Windows 8 Better At Detecting And Fixing Hard Drive Problems

Windows 8 Hard Disk Drive Improvement
If you have been working on Windows 8 Consumer Preview, you might have noticed that Windows 8 has gotten friendlier and more efficient when it comes to automatically detecting and fixing issues with the hard drive.

Microsoft Talks About Better Hard Drive Problem Detection And Repairs In Windows 8

Windows 8 has made things easier and less worrying when it comes to the OS automatically detecting and fixing problems with the hard drive. It is now less intrusive and disruptive to the whole user experience, which is a very important step forward as the disk capacities continue to expand at a fast pace.
These advances are mainly in the CHKDSK utility that has been around since the times of MS DOS. Short for ‘Check Disk’, the utility has so far been an inconvenience to run because it requires the user to stop using the computer whilst the hard drives were checked. And this tests can take a really long time to finish.
Microsoft has also made advances to the NTFS structure that is used by Windows to store information on the hard disk. This improves the ‘health’ model of the hard disk that till now saw the entire disk as one unit that was either ‘healthy’ or not. Depending on this, ChkDsk would take the entire disk offline do perform its tests. And some of these runs last for hours at a time, meaning the user is locked out of his system for that long. The time taken was of course directly dependent on how big the disk capacity is and how many files there are on the file system.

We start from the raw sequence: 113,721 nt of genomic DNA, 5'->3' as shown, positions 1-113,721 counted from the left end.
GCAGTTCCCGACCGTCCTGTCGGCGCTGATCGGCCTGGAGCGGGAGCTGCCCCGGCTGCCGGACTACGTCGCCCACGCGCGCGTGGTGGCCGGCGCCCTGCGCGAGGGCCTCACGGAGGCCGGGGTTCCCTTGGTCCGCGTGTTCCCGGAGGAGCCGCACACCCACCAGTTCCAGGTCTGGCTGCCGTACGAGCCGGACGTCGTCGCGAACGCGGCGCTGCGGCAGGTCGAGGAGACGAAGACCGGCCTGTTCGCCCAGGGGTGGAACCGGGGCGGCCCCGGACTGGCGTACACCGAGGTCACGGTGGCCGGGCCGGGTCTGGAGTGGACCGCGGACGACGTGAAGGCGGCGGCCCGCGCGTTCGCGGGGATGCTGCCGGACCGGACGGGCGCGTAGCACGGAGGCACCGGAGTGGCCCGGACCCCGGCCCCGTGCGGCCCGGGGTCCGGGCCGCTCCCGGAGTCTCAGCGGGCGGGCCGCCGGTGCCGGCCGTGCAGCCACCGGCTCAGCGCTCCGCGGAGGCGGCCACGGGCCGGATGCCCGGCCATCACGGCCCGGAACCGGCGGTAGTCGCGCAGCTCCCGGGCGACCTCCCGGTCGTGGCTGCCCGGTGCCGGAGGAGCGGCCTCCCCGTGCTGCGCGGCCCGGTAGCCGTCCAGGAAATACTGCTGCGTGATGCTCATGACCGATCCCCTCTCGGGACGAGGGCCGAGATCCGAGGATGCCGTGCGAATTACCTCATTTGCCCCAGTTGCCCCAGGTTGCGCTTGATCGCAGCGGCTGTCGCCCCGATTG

Thanks to the improvements in both areas, ChkDsk can now run in the background as the user goes on with this work with the system. NTFS no longer sees the entire disk as a single unit for health monitoring. And even if the problems cannot be fixed when the volume is online (i.e. ‘mounted’), the logs generated during the background check make offline checks and fixes much faster, thus improving over all speed and performance. In the new version, fixes might take just seconds and the whole thing is called ‘Spotfix’.

Published: Friday, May 18th, 2012 Last Modified: May 18, 2012

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